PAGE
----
Armchair Traveler

18 09 2017

The end of the Victorian era produced numerous travel journals by both scholars and Joe Adventurer, all equally suspect in terms of veracity but at least full of interesting imagery and bound in eye-catching covers. This example, Our New Way Round the World, by the colorfully surnamed Charles Carleton Coffin, was published in 1887. It is not exclusively about Egypt, but iconography from the land was chosen for the cover art. As usual, “artistic” license was taken with some, though not all, illustrations.


Town Crier

15 11 2016

I had the pleasure of visiting Centralia, Illinois this month and swung by the Sentinel Newspaper building, which is a fabulous 1920’s Egyptian Revival structure. Because my blog is solely about my collection of Egyptomania objects, you’ll have to look at other people’s photos of this building online. But here is a scan of their newspaper heading, which has now been added to my stash. “Egypt’s Greatest Daily” refers to the nickname of that region – the lower sixteen counties of Illinois are correctly called Egypt (incorrectly called Little Egypt, even by locals, who forget that this moniker refers to a hoochy-koochy dancer at the 1893 Columbian Exposition.)


Descending Like Flies

20 02 2012

Here is an amusing illustration from an 1899 article, “By Trolley to the Sphinx”, about tourism and Egypt, published in The Cosmopolitan.  Poor Sphinxy looks a bit alarmed by the crowd of admirers flocking to his feet.  Danged tourists!  Litter, missing bits of monuments, camera flashes, noisy children, noisier adults…but then again, the natives “recycled” available building materials for centuries, plundered tombs, and otherwise chipped away at history.

Eternal Love

14 02 2012

Oh, wonderful – another Feb 14th.  Just so happens that I have an appropriate item to post for today.  This Valentine card is from the 1930s, and while many people might object to the artistic style, I think it’s kind of cute.  Artistic exaggeration is nothing new, and it’s certainly an equal-opportunity stylistic pursuit.  I don’t get my panties in a twist about Olive Oyl being an unkind characterization of a white chick.  And ancient Egyptians weren’t black, despite their various claims to the contrary throughout history.  But here we have a Nubian Cleopatra reclining in her barge (powered by an Evinrude motor), receiving an affectionate gift from her suitor while they glide down the De-Nial Rivah.  De-Nial, you say?  Ah, the romantic gesture must be being spurned.  Just like on the Bachelorette.  Happy Valentines y’all!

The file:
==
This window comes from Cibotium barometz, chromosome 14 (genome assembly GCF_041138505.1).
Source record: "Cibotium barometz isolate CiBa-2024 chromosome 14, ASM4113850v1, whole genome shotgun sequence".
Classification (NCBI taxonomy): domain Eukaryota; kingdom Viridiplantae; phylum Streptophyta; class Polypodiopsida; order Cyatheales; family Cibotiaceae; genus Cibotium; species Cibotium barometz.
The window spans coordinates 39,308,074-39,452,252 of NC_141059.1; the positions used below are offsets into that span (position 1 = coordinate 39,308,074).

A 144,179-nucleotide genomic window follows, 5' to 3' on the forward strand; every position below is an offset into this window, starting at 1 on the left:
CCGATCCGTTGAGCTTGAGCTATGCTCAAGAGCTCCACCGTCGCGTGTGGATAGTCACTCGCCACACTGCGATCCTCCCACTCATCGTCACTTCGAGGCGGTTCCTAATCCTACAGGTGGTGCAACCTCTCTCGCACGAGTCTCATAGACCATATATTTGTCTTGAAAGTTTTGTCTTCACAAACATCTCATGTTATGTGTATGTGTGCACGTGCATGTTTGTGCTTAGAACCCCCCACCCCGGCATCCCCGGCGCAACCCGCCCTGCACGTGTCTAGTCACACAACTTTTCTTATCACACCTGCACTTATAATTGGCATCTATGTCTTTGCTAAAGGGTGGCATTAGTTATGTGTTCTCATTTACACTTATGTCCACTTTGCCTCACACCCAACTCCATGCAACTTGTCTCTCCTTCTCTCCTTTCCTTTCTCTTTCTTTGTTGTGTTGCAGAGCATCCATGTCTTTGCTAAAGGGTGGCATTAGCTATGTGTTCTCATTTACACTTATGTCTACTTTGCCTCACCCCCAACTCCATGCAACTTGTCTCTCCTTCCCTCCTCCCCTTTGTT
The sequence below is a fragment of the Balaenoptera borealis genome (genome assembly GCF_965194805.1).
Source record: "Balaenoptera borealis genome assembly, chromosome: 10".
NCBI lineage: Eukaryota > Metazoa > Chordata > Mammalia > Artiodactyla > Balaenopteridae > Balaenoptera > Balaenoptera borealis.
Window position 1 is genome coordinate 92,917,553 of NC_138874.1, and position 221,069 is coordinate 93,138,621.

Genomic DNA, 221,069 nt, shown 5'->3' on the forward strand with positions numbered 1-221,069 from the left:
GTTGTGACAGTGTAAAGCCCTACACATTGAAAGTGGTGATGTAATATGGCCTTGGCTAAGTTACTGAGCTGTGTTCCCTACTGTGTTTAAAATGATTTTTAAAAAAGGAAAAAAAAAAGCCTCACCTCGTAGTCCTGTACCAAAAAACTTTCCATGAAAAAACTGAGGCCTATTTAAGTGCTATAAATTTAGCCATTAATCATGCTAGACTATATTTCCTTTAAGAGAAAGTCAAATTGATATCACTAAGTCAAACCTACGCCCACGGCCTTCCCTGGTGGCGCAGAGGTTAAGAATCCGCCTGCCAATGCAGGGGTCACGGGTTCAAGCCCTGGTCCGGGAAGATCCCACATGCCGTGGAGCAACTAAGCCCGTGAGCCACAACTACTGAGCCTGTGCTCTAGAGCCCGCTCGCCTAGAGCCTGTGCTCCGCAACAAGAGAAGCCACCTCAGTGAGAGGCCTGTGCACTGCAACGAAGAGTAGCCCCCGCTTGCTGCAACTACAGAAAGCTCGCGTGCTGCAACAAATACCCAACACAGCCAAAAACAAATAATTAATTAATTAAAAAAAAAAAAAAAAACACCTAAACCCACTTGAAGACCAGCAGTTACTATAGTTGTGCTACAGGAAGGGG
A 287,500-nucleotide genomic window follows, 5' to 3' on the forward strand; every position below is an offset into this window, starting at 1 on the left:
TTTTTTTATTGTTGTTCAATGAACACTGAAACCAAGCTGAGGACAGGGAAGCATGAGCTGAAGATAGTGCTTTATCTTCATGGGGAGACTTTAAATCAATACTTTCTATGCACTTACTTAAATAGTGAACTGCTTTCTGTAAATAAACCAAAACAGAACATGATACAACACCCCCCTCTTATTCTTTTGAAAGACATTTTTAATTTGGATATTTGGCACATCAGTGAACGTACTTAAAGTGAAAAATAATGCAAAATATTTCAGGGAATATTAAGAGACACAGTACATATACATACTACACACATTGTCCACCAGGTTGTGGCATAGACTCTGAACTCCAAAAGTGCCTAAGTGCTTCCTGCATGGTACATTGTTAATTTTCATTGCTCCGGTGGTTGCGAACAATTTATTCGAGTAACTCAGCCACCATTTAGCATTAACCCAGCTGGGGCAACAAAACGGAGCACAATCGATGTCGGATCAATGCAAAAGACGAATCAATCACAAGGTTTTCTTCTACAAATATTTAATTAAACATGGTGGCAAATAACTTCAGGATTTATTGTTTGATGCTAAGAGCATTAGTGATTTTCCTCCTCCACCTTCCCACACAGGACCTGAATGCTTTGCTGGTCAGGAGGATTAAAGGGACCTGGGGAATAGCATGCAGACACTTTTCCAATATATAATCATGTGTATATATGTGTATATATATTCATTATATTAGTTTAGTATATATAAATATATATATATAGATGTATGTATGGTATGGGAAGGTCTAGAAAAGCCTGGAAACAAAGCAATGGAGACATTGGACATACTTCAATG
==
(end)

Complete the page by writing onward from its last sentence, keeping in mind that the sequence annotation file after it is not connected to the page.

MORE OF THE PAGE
Good Luck

29 10 2011

Postcards were a great way to spread artwork and ideas to the far ends of the globe.  This 1907 example combines both – a delicate watercolor by a prominent illustrator, and a few sentences of folklore that may be completely fabricated, but who would ever know?  Also note the conglomeration of terms filed under “Orient”…

Greetings From Ashland, Alabama

5 02 2011

America has repeatedly suffered from Annie Oakley syndrome, and in boastful fits reminiscent of ‘anything you can do I can do better’, has held up various natural resources and landscapes in comparison to those of Egypt.  This early twentieth century postcard features a photograph of the river wending through Ashland, Alabama, accompanied by this little poem:

“Who wants to visit Egypt,
With its pyramids and sand,
When a place like this is easily reached
In one’s own native land?”

Road Trip

6 11 2010

The United States has had a long-term crush on ancient Egypt in more ways than one.  Did you know that the lower 15 or so counties of Illinois refer to themselves collectively as Egypt?  For brevity’s sake I will let you read why on Wikipedia.  In this post I am going to focus on one point of this history, the name itself.  Many sources stress not to call the region “Little Egypt”, since this name was used by an exotic dancer at the 1893 Columbian Exposition (and yet another dancer at the 1933 World’s Fair).  This postcard, c.1940, promotes the preferred name of Egypt.

However, this Wolf’s cola bottle from around the same time uses the taboo phrase of Little Egypt.  Surely they ought to have known better, being located in Harrisburg, which they even mark on the map of Illinois that is used as a logo.  Perhaps this disparity mirrored class distinctions – the tea and crumpets set addressed their letters with the grand and sombre ‘Egypt’, while the beer and pork rinds gang embraced the hoochy-koo implications of Little Egypt?  We may never know for sure.

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